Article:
Celebrating cultural traditions

."
Marina Gaytan / The Collegian Online

Sunday marked the 26th anniversary of International Culture Night at California State University, Fresno. The event was organized by the Association for the Promotion of International Culture (APIC), a student organization that encourages diversity and cultural awareness.

APIC president Tryphena Persis, a Fresno State graduate student from India, was the coordinator for the event. Persis said that International Culture Night is the association’s largest event of the year and takes months of planning and preparation.

This year, the event was held during International Education Week, according to Persis. The event showcased 12 performances representing nine countries, including Africa, China, Egypt, India, Japan, Laos, Malaysia, Mexico and Polynesia.

The Indian Student Club finished off the evening with three dances. The club’s performance was met with shouts and cheers from the nearly 800 attendees inside the Satellite Student Union.

For graduate student, Aman Mehra, dancing in front of an audience was a whole new experience.

“It was my first time doing it,” Mehra said. “It was pretty fun actually. I had no clue that I was going to enjoy it that much on the stage.”

India celebrates numerous festivals throughout the year with dancing, and each region has its own style of celebration. Much importance is placed on preserving the culture, Mehra explained, and dancing is a big part of Indian life.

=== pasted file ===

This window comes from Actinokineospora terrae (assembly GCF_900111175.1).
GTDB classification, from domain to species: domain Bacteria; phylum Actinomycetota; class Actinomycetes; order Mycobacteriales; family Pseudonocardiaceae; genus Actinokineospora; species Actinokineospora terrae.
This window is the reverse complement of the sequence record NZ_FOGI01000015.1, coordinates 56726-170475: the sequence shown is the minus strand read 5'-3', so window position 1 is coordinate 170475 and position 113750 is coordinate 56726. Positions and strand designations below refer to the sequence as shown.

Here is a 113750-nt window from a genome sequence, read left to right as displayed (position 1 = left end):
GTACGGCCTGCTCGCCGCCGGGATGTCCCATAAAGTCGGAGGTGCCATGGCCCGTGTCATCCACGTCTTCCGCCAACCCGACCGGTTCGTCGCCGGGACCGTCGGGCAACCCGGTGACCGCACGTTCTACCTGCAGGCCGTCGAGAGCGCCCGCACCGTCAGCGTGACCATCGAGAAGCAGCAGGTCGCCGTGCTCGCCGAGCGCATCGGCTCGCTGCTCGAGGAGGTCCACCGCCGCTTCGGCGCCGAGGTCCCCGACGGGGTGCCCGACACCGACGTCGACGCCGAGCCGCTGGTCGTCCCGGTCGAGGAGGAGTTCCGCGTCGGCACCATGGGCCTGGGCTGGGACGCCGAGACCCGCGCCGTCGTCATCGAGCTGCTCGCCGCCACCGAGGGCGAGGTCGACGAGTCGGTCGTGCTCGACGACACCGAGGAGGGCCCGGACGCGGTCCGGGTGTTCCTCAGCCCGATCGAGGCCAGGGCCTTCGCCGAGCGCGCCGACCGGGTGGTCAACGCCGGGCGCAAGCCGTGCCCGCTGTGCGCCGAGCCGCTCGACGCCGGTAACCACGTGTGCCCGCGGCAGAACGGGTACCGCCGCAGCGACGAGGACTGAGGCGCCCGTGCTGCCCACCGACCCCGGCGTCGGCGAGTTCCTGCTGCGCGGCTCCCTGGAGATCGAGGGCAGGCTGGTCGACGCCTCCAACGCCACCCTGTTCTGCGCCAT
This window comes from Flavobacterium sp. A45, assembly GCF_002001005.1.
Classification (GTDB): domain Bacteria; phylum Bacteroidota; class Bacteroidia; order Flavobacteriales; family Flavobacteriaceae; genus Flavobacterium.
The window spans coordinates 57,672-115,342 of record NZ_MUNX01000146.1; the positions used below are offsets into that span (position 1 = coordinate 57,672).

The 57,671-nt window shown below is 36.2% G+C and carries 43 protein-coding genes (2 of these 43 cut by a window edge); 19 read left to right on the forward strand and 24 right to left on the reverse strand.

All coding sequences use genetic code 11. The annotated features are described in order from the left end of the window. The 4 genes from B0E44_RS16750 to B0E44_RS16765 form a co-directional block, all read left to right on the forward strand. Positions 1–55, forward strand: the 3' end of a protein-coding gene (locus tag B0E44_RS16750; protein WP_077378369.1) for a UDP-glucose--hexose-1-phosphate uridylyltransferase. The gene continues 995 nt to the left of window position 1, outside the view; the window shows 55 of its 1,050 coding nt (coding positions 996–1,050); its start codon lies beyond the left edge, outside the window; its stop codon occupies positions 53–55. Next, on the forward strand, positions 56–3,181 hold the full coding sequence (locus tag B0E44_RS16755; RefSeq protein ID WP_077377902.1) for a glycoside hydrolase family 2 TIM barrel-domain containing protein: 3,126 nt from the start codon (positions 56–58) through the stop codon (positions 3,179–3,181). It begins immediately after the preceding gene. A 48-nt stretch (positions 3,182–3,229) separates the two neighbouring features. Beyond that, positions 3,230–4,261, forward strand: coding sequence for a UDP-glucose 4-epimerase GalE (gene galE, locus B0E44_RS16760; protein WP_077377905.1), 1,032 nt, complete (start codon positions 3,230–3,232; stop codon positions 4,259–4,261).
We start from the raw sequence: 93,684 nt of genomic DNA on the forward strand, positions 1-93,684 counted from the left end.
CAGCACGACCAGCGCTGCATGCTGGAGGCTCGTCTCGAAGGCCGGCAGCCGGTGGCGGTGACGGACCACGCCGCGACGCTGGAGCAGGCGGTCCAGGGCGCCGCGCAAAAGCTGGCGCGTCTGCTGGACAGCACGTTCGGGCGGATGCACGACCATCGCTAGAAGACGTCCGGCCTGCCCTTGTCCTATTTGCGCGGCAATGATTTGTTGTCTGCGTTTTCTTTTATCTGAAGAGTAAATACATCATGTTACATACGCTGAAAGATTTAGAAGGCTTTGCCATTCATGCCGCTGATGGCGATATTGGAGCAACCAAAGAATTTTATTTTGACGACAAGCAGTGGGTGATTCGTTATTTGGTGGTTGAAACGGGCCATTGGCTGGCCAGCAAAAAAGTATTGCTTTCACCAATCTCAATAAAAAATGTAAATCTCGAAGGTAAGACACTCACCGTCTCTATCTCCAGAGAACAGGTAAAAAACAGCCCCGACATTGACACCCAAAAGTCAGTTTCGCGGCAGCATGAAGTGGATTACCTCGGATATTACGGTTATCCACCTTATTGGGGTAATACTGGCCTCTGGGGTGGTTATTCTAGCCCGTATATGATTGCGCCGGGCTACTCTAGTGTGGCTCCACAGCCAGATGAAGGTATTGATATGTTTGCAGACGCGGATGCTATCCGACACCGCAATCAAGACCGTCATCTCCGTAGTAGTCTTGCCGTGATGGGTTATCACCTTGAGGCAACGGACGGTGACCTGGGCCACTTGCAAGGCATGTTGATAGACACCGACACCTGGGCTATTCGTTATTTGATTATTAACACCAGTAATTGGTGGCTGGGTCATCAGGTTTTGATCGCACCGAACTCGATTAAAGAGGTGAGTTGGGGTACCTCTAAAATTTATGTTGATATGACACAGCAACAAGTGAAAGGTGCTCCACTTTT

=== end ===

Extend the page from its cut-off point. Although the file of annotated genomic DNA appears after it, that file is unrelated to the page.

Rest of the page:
“There’s something that moves us when we talk about our culture, so we really want to show people what India is made of and what kind of culture we have,” he said. “Events like International Culture Night are the perfect events to showcase Indian culture.”

The club presented three dances, each related to Indian festivals and celebrations. The first dance, the Gondal, is performed at joyous occasions like weddings and births.

“Whenever there’s a marriage, [Indians] dance. They would dance their legs off,” Mehra said.

."
Marina Gaytan / The Collegian Online

The second dance of the evening was the Garba, traditionally performed during the nine day festival, Dusshera. Mehra was one of 10 dancers to perform the Garba, which was set to the music from a famous Bollywood film “Hum Dil De Chuke Sanam.”

The final number, Holi dance, is traditionally performed during the festival of colors.

Last year the club performed dances native to northern India. This year they wanted to present something new and different, Mehra said. Many of the club members come from southern India, and both the Gondal and Holi dance showcased regional styles from southern India, Mehra said.

Rehearsals began in September with practices held three days a week, according to Mehra. During the final week leading up to the event, the club practiced daily.

“It was hard,” Mehra said, “Especially the last week, [choreographers] pushed us so hard that I was dead tired every single night.”

According to Mehra, the highlight of the evening was when all 21 dancers ended the performance together with the Holi dance and received a rousing applause from the audience.

Graduate student, Aditi Prashar was one of five choreographers that helped to arrange the dances. Prashar learned to dance at a very young age. Apart from choreographing, she also danced in both the Garba and the Holi in Sunday’s performance.

Both Prashar and Mehra are from India and came to Fresno State to pursue a master’s degree in biotechnology.

Prashar said she would love to be part of International Culture Night again if she is still at Fresno State next year.

“I’m very happy that it went really well,” Prashar said. “I know there are a lot of Indian students [at Fresno State], so we do want to present our culture to everybody here.”

Previous Story

Seniors' last stand

Next Story

Developing story: Fire in Speech Arts, outside Keats